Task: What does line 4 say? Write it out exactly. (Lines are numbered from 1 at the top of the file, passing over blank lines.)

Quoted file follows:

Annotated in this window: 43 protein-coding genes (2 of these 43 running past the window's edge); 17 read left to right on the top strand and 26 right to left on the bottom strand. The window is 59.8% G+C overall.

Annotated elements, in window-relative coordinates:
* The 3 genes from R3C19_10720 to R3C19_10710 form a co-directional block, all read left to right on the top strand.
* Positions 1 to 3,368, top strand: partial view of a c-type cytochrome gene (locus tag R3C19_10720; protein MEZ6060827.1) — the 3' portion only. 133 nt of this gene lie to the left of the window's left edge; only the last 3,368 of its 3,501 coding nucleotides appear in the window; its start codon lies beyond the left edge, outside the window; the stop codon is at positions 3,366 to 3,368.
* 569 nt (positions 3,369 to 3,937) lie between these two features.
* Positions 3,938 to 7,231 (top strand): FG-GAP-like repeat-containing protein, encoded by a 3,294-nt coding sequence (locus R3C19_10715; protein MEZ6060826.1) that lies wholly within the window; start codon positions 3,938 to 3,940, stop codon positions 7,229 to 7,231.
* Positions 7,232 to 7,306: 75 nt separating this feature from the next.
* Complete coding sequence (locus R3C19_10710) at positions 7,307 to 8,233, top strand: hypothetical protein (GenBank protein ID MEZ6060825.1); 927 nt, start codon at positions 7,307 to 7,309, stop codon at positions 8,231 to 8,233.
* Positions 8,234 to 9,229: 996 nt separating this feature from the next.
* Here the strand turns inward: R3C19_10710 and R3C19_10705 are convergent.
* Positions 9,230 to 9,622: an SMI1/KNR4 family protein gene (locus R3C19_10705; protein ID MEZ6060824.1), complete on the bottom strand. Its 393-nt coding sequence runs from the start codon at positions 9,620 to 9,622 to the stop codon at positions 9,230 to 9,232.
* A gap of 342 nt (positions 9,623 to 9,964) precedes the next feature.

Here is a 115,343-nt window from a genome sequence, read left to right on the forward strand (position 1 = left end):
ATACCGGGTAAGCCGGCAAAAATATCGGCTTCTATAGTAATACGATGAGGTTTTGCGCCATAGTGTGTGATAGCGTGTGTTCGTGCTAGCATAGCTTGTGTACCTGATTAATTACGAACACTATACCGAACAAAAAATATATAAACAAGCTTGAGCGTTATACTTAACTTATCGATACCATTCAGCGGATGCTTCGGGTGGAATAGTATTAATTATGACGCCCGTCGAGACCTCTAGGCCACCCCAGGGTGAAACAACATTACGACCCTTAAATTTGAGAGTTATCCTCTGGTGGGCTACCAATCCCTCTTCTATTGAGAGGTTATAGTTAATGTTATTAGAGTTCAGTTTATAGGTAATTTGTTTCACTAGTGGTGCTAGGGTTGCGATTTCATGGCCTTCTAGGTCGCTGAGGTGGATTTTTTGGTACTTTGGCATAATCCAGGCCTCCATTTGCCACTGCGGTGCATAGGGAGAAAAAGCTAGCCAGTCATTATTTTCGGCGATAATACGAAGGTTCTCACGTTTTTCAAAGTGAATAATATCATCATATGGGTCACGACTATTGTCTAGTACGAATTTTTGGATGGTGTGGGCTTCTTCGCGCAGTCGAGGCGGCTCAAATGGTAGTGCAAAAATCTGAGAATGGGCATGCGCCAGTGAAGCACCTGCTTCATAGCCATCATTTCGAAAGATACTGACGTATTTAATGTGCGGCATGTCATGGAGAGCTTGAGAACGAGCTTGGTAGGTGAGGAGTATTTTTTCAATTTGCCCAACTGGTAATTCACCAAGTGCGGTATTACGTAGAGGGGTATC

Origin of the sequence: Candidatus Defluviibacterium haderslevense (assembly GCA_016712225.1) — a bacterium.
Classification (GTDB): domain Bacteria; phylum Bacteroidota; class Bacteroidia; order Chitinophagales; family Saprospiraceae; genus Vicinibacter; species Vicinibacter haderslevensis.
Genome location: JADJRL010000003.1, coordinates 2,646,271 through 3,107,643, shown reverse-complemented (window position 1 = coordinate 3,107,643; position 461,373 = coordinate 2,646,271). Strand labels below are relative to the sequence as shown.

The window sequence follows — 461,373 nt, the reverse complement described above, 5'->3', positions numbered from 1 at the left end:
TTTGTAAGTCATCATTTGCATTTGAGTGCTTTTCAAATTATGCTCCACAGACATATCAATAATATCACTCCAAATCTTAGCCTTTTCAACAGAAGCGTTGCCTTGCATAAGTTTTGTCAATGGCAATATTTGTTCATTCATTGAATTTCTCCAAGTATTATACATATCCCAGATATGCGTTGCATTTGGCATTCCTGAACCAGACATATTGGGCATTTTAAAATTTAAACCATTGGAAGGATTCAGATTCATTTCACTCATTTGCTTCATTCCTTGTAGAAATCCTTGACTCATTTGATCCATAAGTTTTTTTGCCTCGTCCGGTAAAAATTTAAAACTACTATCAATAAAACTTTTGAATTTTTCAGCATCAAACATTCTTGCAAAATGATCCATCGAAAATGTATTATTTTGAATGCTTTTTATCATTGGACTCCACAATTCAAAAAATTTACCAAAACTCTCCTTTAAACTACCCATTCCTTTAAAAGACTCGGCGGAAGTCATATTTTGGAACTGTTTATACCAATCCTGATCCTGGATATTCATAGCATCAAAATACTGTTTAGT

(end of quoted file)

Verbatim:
* Positions 1 to 3,368, top strand: partial view of a c-type cytochrome gene (locus tag R3C19_10720; protein MEZ6060827.1) — the 3' portion only. 133 nt of this gene lie to the left of the window's left edge; only the last 3,368 of its 3,501 coding nucleotides appear in the window; its start codon lies beyond the left edge, outside the window; the stop codon is at positions 3,366 to 3,368.